Royall Tyler to Robert Woods Bliss, April 28, 1936

Finance Ministry

Budapest

28.IV.36

Dear Robert.

I was very deeply touched by your letter from Rome, about Bill. I think you are right in that it was a fortunate thing that we found out about the trouble at the outset, and were thus able to deal with it at once. It’s a real comfort to have your sympathy and interest in him so much alive, always.

I spoke with him by telephone yesterday, and he seems cheerful and normal. I also spoke with Elisina, after he had been examined by the doctor. He has put on 6 Ib. weight since he went to Washington, and the foyer d’infection“Ganglion of the infection.” has shrunk considerably. The plan is that he and Betsy go to Italy for about a month—until it is certain to be warm at Antigny. Then Betsy goes to England to her mother for a bit, and Bill to Elisina in Burgundy. I’ll let you have further news as it comes in.

I’m sending you a letter I’ve just had from Mrs. Byne.Mildred Stapley Byne (1874–1941), wife of the dealer and art scholar Arthur Byne (1884–1935). Born in the United States, the Bynes moved to Madrid in 1916. This undated letter is preserved in the Byzantine Collection, Mr. and Mrs. Arthur Byne correspondence file. In this letter, she writes: “I believe I mentioned in Paris that we had acquired the finest that Spanish soil had yielded thus far. As you may have heard, eleven more pieces were disposed of here in Madrid in late January. Of the cache there now remains only a pair of birds similar to those you saw, but set with green and decorated with animal design. Being the handsomest of all I was saving them until I should go to N. Y. But conditions being what they unfortunately are here, it seems best to stay on the spot, and resign myself to selling at a lower price.” I think she might have mentioned these “finest” of all her birds at an earlier stage. I’m merely replying that I have no advice to tender. If you want to do so, you might explore the possibility of this pair,The Blisses acquired two pairs of eagle fibulae (BZ.1936.4–5 and BZ.1936.12–13) in 1936 from Mildred Stapley Byne. Both pairs are now considered forgeries. or at least get photos.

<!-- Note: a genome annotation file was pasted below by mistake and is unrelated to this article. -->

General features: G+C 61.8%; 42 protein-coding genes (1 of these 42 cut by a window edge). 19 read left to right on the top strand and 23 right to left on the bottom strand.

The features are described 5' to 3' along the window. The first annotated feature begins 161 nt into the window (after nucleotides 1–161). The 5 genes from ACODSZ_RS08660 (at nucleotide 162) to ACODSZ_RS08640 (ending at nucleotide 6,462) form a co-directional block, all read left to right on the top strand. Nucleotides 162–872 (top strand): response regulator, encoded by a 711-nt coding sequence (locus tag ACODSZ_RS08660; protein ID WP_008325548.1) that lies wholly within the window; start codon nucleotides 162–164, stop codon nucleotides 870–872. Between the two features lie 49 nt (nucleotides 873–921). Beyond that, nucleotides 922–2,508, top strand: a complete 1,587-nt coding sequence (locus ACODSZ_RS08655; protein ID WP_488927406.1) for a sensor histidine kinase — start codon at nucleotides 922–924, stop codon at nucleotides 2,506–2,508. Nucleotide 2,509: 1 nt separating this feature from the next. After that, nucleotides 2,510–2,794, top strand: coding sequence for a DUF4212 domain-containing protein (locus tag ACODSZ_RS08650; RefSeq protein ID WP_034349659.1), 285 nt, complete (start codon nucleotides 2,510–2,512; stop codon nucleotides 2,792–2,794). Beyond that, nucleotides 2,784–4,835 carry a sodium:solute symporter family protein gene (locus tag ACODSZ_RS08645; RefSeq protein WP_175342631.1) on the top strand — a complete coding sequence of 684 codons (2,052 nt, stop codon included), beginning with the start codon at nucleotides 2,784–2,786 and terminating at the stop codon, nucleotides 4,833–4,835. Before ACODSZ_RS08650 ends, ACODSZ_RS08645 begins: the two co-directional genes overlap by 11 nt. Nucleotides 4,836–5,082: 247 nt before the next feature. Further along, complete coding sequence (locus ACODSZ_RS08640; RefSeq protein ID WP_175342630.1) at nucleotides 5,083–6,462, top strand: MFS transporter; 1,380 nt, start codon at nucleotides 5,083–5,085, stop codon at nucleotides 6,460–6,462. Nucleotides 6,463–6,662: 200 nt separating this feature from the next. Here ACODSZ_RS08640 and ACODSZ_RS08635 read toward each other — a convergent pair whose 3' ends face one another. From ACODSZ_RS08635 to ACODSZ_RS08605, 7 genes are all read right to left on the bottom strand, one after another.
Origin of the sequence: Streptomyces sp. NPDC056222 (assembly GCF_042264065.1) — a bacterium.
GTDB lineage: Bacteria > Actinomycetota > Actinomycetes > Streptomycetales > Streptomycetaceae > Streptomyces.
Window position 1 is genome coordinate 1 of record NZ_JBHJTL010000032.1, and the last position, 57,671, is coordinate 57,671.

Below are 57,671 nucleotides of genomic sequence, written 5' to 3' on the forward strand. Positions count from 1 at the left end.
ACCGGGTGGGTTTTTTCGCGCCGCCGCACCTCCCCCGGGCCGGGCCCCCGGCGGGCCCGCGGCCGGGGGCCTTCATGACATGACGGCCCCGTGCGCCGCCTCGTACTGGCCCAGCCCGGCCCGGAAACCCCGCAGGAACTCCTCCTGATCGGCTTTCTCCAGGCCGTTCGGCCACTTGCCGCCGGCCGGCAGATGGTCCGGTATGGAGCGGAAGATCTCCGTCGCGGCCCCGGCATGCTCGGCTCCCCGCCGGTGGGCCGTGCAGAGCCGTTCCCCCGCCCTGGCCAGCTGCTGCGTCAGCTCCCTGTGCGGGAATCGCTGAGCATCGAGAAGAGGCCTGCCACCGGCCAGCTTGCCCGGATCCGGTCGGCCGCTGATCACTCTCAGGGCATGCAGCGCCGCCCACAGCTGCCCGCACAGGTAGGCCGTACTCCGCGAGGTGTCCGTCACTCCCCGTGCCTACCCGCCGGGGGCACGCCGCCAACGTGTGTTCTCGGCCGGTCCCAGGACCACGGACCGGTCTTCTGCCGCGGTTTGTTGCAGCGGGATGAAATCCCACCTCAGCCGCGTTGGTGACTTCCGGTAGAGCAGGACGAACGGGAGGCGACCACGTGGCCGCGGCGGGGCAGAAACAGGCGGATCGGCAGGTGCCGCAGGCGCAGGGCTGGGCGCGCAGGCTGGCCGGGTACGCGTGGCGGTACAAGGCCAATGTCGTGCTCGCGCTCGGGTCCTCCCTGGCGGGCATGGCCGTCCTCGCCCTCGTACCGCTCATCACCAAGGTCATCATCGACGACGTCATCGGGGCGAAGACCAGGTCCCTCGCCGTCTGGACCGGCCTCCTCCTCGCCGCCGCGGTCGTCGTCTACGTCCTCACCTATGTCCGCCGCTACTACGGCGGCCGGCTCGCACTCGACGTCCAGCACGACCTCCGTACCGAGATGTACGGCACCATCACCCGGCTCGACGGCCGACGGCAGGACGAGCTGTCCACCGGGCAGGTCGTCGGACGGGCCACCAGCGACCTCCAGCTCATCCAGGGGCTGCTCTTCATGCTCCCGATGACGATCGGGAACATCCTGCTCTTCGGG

I hope you got a letter I sent you to the Rex, at Naples, saying I’d had the photos. of the little bonhomme in gold,BZ.1936.46. and liked the looks of him. More than that I can’t say without seeing the object.

I’ve had your photos. of the little stag reliefBZ.1936.44. and the other things. I’m very glad you got the stag. I think it is the other half of the relief, showing the L-hand stag drinking from one of the Rivers of Paradise at the foot of the Cross, reproduced in our Vol. II,L’art byzantin. PI. 153.Fragment of a wall revetment (Antelope drinking from the rivers of Paradise), Byzantine (Northern Palestine), mid-sixth century, marble, Baltimore Museum of Art, acc. no. 1954.108. This fragment originally joined BZ.1936.44. The latter one belongs or belonged to de Lorey, and I wonder if the one you’ve got didn’t pass through his hands.

The other reliefs are interesting—what is asked for them? I like the two of sea-lions eating fishThis sculpture has not been identified.—I don’t care much for the other one.

Do you want the photos. back?

Much love to Mildred and to you, dear Robert,

Yrs

R. T.

 
Associated Things: L'art byzantin
Associated Artworks: BZ.1936.1–15; BZ.1936.44; BZ.1936.46